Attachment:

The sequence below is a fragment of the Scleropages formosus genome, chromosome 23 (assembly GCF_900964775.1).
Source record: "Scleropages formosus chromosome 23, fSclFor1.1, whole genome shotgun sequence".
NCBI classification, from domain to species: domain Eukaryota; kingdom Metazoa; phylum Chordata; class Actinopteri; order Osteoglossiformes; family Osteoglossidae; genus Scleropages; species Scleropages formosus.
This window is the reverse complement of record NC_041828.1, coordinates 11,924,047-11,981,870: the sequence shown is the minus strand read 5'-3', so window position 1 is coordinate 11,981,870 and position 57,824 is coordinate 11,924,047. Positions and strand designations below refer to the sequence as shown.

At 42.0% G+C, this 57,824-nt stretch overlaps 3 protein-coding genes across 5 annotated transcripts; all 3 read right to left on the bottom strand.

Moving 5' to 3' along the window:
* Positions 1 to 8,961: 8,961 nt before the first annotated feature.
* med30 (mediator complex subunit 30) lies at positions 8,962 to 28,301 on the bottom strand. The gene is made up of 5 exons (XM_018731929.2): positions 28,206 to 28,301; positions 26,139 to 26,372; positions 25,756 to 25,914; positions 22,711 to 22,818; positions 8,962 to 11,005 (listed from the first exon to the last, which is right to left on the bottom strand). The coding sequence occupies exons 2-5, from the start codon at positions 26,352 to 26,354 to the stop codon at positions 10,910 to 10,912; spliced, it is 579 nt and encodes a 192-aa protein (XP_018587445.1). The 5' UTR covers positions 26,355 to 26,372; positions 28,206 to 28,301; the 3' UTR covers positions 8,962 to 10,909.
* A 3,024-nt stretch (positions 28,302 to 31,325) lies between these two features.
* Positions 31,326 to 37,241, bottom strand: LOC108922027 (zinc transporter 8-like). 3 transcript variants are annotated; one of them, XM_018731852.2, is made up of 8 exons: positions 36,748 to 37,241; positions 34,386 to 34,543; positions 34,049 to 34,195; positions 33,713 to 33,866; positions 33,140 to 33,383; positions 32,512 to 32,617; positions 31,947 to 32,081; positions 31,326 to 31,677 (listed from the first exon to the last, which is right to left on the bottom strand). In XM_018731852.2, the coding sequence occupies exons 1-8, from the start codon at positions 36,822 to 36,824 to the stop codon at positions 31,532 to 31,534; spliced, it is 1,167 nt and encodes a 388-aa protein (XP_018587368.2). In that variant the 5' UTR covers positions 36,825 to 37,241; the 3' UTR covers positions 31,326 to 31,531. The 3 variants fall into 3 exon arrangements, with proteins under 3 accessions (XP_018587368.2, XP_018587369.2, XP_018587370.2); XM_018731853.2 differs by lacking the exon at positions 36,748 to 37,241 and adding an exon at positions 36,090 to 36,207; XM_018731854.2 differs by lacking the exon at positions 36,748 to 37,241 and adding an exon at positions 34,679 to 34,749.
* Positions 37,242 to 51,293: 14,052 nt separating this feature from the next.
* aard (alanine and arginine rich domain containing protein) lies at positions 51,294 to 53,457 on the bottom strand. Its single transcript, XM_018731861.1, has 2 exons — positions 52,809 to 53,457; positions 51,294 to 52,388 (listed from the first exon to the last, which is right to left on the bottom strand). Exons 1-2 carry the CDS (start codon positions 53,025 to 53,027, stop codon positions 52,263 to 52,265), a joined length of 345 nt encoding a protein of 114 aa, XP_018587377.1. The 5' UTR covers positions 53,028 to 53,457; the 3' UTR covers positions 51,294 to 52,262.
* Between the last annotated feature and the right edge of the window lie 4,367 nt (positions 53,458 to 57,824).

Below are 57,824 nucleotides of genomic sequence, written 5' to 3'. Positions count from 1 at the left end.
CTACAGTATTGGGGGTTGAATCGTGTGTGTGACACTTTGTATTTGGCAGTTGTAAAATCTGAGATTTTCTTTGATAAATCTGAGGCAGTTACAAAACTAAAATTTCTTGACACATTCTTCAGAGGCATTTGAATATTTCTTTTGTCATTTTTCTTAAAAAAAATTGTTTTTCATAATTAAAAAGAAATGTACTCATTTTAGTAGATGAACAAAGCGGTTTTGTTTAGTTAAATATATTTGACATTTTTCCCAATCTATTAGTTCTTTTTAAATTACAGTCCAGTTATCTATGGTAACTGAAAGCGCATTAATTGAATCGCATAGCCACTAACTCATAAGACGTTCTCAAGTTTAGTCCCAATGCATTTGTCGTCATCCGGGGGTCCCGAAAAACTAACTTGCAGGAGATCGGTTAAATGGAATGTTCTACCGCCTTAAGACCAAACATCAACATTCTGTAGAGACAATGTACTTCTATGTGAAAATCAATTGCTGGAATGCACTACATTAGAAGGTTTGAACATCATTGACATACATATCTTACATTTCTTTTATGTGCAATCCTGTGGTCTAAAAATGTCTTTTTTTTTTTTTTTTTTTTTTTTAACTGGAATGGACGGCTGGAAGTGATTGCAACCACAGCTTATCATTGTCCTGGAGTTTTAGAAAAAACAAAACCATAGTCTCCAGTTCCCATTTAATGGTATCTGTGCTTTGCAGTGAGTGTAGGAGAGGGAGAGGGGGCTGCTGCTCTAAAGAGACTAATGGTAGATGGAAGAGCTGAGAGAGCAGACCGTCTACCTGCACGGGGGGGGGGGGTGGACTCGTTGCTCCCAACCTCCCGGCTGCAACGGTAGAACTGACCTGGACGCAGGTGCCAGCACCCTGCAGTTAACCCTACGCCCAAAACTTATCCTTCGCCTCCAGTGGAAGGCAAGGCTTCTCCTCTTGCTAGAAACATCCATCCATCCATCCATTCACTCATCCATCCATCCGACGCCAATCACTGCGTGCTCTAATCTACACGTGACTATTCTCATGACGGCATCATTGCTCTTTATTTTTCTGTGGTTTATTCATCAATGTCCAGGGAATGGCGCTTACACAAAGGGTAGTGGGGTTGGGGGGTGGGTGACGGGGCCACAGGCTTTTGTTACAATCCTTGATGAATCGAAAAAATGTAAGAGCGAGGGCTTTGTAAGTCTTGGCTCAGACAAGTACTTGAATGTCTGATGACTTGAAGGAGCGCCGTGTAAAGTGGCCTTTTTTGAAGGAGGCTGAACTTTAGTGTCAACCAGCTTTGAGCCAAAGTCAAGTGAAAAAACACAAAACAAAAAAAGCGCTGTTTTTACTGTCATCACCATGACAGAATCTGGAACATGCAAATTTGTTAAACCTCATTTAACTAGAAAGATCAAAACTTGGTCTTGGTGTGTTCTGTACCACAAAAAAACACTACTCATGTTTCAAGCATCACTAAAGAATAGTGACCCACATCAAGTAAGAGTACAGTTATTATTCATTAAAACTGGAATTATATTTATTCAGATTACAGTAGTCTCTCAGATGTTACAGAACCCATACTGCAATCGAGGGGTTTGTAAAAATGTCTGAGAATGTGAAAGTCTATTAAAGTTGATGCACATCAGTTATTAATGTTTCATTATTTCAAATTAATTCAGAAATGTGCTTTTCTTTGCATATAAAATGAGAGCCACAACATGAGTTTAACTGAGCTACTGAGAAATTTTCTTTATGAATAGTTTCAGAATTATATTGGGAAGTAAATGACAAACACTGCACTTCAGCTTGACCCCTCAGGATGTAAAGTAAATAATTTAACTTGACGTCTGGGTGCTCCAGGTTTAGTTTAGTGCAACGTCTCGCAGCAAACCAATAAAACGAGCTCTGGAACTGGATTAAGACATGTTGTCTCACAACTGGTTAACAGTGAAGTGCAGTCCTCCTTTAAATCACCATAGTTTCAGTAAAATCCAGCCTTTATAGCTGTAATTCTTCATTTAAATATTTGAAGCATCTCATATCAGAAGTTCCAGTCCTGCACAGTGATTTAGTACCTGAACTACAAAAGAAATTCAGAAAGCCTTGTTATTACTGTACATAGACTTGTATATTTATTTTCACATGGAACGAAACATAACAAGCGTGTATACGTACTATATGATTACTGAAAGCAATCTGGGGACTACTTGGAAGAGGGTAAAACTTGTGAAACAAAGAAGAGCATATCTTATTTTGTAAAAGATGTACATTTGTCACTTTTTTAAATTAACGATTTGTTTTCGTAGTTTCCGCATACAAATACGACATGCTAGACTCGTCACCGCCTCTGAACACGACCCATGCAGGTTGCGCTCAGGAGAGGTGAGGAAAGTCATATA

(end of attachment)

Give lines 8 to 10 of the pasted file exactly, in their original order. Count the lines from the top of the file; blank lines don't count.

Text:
* med30 (mediator complex subunit 30) lies at positions 8,962 to 28,301 on the bottom strand. The gene is made up of 5 exons (XM_018731929.2): positions 28,206 to 28,301; positions 26,139 to 26,372; positions 25,756 to 25,914; positions 22,711 to 22,818; positions 8,962 to 11,005 (listed from the first exon to the last, which is right to left on the bottom strand). The coding sequence occupies exons 2-5, from the start codon at positions 26,352 to 26,354 to the stop codon at positions 10,910 to 10,912; spliced, it is 579 nt and encodes a 192-aa protein (XP_018587445.1). The 5' UTR covers positions 26,355 to 26,372; positions 28,206 to 28,301; the 3' UTR covers positions 8,962 to 10,909.
* A 3,024-nt stretch (positions 28,302 to 31,325) lies between these two features.
* Positions 31,326 to 37,241, bottom strand: LOC108922027 (zinc transporter 8-like). 3 transcript variants are annotated; one of them, XM_018731852.2, is made up of 8 exons: positions 36,748 to 37,241; positions 34,386 to 34,543; positions 34,049 to 34,195; positions 33,713 to 33,866; positions 33,140 to 33,383; positions 32,512 to 32,617; positions 31,947 to 32,081; positions 31,326 to 31,677 (listed from the first exon to the last, which is right to left on the bottom strand). In XM_018731852.2, the coding sequence occupies exons 1-8, from the start codon at positions 36,822 to 36,824 to the stop codon at positions 31,532 to 31,534; spliced, it is 1,167 nt and encodes a 388-aa protein (XP_018587368.2). In that variant the 5' UTR covers positions 36,825 to 37,241; the 3' UTR covers positions 31,326 to 31,531. The 3 variants fall into 3 exon arrangements, with proteins under 3 accessions (XP_018587368.2, XP_018587369.2, XP_018587370.2); XM_018731853.2 differs by lacking the exon at positions 36,748 to 37,241 and adding an exon at positions 36,090 to 36,207; XM_018731854.2 differs by lacking the exon at positions 36,748 to 37,241 and adding an exon at positions 34,679 to 34,749.